Police brutality protests intensify across Nigeria as curfews further threaten economy

Victoria Craig Oct 21, 2020
Heard on: Marketplace Morning Report
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Youths of ENDSARS protesters display the Nigerian flag and a placard in a crowd in support of the ongoing protest against brutality of the Nigerian police force unit called Special Anti-Robbery Squad (SARS). Olukayode Jaiyeola/NurPhoto via Getty Images

Police brutality protests intensify across Nigeria as curfews further threaten economy

Victoria Craig Oct 21, 2020
Youths of ENDSARS protesters display the Nigerian flag and a placard in a crowd in support of the ongoing protest against brutality of the Nigerian police force unit called Special Anti-Robbery Squad (SARS). Olukayode Jaiyeola/NurPhoto via Getty Images
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Curfews have been enacted across Nigeria as protests against police brutality continue to intensify.

Troops reportedly opened fire on protesters in Nigeria’s financial capital, Lagos, and witnesses told the BBC several people were killed or injured on Monday.

The Nigerian army denied those reports, though the Legos state governor acknowledged a serious shooting had taken place and said forces beyond his control were responsible.

The demonstrations began after the head of the Nigerian police ordered anti-riot officers to be deployed across the country in an effort to settle protests and what the police say is an upsurge of violence related to two weeks of protests. Participants have used #EndSARS across social media as they called for the country’s Special Anti-Robbery Squad (SARS) to be disbanded. The unit been accused of illegal arrests, assaults and shootings.

On Oct. 11, the nation’s president dissolved the unit, but demonstrators want to see more change in Nigeria’s security forces and a rethink in how the country is governed.

Twelve days of protests, which have at times turned violent, have caused $1.8 billion in economic damage, according to the Lagos Chamber of Commerce. It’s feared a new 24-hour curfew, enacted on Wednesday, will cause further damage to shuttered shops, business owners, and young people.

On the global edition of the “Marketplace Morning Report,” the BBC’s Ishaq Khalid told Victoria Craig how businesses, and people, across the country are coping.

Victoria Craig: How are people in Nigeria viewing the new curfew?

Ishaq Khalid: Lagos is the wealthiest city in Nigeria. So this curfew has actually caused a lot of economic losses. Main activities have been grounded, many people can’t go to offices. They can’t go to businesses. So, it’s total economic chaos because of this curfew and violence.

Craig: Police brutality is at the heart of the protests there at the moment, and it all began with calls to disband the Special Anti-Robbery Squad — or SARS — earlier this month.

Khalid: Yes, exactly. The protesters initially talked about the notorious anti-robbery “unit” of the Nigerian police known as SARS. They called for its disbandment. Authorities, of course, abolished it. But the protesters went on to demand wider police reforms and later also talking about governance, economic issues, unemployment, saying that the youth, which forms the majority of Nigerian population, has been neglected. So, there is the economic part of it, there is the governance part of it and also there is the security part of the protest.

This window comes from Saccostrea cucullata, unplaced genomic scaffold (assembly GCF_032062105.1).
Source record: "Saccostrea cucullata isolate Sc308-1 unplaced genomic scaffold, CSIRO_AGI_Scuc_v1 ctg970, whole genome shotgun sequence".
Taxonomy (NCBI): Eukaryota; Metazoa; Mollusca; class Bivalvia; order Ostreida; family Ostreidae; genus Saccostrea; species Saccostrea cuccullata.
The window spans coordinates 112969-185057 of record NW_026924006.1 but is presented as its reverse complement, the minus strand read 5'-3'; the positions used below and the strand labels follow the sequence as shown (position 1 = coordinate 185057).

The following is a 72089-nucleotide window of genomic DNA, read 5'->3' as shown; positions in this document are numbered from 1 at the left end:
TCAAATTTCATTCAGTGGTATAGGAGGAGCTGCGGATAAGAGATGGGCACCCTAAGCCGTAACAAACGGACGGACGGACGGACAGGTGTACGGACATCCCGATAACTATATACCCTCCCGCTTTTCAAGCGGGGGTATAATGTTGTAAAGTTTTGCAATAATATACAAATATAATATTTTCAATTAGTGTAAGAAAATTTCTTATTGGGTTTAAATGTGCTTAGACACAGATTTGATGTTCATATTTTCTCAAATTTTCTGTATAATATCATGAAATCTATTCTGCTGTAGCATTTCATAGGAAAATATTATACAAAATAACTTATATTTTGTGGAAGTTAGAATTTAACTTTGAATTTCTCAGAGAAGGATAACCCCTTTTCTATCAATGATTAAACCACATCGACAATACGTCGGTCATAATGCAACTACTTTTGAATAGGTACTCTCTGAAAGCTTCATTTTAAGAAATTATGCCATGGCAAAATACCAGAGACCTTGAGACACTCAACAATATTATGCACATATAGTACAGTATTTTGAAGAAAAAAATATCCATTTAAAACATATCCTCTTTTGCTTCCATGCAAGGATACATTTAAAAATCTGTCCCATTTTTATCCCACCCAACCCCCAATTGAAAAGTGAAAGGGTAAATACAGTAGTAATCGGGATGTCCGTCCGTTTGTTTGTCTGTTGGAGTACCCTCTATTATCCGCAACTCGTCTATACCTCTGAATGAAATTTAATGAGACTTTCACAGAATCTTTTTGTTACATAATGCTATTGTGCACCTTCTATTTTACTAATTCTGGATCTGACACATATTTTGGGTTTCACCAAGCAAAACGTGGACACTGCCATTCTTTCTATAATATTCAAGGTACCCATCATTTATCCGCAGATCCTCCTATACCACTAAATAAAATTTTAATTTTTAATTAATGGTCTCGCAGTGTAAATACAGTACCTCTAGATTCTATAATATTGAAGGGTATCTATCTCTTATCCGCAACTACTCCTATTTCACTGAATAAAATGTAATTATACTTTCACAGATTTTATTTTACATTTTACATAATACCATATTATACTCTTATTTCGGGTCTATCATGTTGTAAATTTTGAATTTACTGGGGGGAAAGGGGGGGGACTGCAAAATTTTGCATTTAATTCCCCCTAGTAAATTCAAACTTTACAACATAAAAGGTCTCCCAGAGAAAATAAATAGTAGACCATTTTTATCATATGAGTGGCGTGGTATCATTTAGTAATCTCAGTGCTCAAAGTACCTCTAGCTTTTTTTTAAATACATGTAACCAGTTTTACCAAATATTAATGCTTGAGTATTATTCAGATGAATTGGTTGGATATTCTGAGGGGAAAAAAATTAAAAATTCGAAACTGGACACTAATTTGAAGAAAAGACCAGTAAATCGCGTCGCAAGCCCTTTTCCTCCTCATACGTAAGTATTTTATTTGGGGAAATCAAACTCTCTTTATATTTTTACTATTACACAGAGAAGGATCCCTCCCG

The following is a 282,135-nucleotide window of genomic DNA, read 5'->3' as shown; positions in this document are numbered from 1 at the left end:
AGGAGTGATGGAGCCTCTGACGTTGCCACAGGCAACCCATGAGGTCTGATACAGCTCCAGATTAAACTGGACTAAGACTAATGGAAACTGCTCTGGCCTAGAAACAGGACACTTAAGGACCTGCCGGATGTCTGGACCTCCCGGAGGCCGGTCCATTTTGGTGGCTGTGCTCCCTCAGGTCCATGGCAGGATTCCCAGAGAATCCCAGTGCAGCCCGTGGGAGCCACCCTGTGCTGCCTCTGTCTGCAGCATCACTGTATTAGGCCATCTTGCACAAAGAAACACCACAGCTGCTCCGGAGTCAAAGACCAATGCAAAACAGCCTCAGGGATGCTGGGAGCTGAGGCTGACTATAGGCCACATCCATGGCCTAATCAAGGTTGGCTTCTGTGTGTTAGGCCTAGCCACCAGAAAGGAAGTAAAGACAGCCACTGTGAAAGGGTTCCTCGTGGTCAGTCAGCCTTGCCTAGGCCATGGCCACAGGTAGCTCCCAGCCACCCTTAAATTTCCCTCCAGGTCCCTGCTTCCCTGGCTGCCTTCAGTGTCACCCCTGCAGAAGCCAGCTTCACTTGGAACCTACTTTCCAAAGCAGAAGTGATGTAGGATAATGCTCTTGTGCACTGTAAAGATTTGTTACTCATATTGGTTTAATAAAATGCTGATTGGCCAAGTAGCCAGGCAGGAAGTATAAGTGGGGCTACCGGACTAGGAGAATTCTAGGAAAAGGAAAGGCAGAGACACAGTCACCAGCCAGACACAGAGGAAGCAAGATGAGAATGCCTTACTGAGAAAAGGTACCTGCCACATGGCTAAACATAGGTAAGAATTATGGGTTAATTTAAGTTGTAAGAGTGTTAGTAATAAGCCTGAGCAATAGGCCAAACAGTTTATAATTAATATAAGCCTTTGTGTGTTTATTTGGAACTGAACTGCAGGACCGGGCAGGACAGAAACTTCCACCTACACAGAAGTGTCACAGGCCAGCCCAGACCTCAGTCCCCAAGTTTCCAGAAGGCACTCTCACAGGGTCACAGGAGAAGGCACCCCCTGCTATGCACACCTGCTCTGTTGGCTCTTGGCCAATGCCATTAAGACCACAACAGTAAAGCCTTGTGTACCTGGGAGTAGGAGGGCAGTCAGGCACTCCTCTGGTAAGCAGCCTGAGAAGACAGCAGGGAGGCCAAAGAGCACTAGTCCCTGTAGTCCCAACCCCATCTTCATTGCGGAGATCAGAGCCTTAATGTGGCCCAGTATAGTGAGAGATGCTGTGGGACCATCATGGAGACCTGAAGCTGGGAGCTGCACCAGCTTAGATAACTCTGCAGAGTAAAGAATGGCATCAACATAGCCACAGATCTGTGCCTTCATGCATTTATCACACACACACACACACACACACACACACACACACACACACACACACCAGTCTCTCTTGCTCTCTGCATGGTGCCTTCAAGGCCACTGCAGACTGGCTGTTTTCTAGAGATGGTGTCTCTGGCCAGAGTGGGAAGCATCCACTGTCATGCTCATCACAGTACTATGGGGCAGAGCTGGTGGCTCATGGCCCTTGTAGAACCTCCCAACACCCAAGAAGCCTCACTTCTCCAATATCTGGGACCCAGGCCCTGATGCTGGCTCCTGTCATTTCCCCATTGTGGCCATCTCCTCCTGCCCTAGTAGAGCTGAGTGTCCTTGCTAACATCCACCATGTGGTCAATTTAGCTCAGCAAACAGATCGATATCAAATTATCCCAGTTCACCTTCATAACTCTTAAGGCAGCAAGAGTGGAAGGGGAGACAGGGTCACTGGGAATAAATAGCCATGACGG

Craig: What is it exactly that the protesters are calling for at this point now that that unit has been disbanded? What would they like to see now?

Khalid: Well, basically, what they’re talking about is practical action. Because this is not the first time the Nigerian authorities announced reforms, disbandment or restructuring of that particular police unit. So there is a sense of mistrust between the protesters and the government. And they are also talking about wider police reforms which the government has promised.

But one thing that they’re talking about is to make sure that the youth have a brighter future. Of course, that is a demand that probably cannot be met within a day or two. The government is saying, of course, it is now understanding the frustrations of the young people here and it is coming up with different initiatives to create jobs, to create education, skills, acquisition programs for the young people. But there is still a sense of mistrust, because this is a long-standing complaint, grievance, by the young people, not only in recent months or recent years. It’s a long, deep-rooted frustration among Nigerian young people.

Craig: Another issue is corruption, which the police have been trying to tackle since 2016. What action do you think really is needed to solve these long-standing issues?

Khalid: They are talking about corruption on the part of the police officers who extort money from travelers, from motorists on the highways. They’re also talking about corruption in government. You know, the politicians, according to the protesters, have been enriching themselves with the enormous oil wealth of Nigeria. Nigeria is one of the top oil producers in the world. In Africa, is the largest oil producer. So the young people are saying that they’re not benefiting from this wealth. Some of them have graduated from universities, they don’t have jobs. Some of them could not even go to school because of poverty. Some of them can’t even have a job at the moment. They also can’t have some kind of skills to survive, so to speak. So there is a lot of frustration on the streets. And then the young people are saying this is the time for the government to act, and they say enough is enough.

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